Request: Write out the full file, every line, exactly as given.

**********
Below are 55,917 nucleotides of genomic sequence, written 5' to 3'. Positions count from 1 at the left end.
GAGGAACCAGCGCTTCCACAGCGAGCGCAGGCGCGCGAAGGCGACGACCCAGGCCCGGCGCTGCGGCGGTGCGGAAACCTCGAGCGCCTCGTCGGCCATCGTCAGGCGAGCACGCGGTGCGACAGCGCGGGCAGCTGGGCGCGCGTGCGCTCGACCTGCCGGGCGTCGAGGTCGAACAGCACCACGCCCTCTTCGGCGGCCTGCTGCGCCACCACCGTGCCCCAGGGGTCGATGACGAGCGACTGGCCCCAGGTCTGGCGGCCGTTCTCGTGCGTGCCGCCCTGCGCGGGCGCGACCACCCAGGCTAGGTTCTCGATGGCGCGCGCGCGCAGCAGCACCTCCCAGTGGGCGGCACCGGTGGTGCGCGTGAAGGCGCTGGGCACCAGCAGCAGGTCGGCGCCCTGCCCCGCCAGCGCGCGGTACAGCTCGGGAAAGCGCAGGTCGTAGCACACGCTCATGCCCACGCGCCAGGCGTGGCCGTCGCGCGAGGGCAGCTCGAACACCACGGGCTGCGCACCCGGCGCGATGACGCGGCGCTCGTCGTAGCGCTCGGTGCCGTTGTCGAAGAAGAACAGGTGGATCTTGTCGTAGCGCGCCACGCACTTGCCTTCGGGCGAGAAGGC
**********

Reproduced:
Below are 55,917 nucleotides of genomic sequence, written 5' to 3'. Positions count from 1 at the left end.
GAGGAACCAGCGCTTCCACAGCGAGCGCAGGCGCGCGAAGGCGACGACCCAGGCCCGGCGCTGCGGCGGTGCGGAAACCTCGAGCGCCTCGTCGGCCATCGTCAGGCGAGCACGCGGTGCGACAGCGCGGGCAGCTGGGCGCGCGTGCGCTCGACCTGCCGGGCGTCGAGGTCGAACAGCACCACGCCCTCTTCGGCGGCCTGCTGCGCCACCACCGTGCCCCAGGGGTCGATGACGAGCGACTGGCCCCAGGTCTGGCGGCCGTTCTCGTGCGTGCCGCCCTGCGCGGGCGCGACCACCCAGGCTAGGTTCTCGATGGCGCGCGCGCGCAGCAGCACCTCCCAGTGGGCGGCACCGGTGGTGCGCGTGAAGGCGCTGGGCACCAGCAGCAGGTCGGCGCCCTGCCCCGCCAGCGCGCGGTACAGCTCGGGAAAGCGCAGGTCGTAGCACACGCTCATGCCCACGCGCCAGGCGTGGCCGTCGCGCGAGGGCAGCTCGAACACCACGGGCTGCGCACCCGGCGCGATGACGCGGCGCTCGTCGTAGCGCTCGGTGCCGTTGTCGAAGAAGAACAGGTGGATCTTGTCGTAGCGCGCCACGCACTTGCCTTCGGGCGAGAAGGC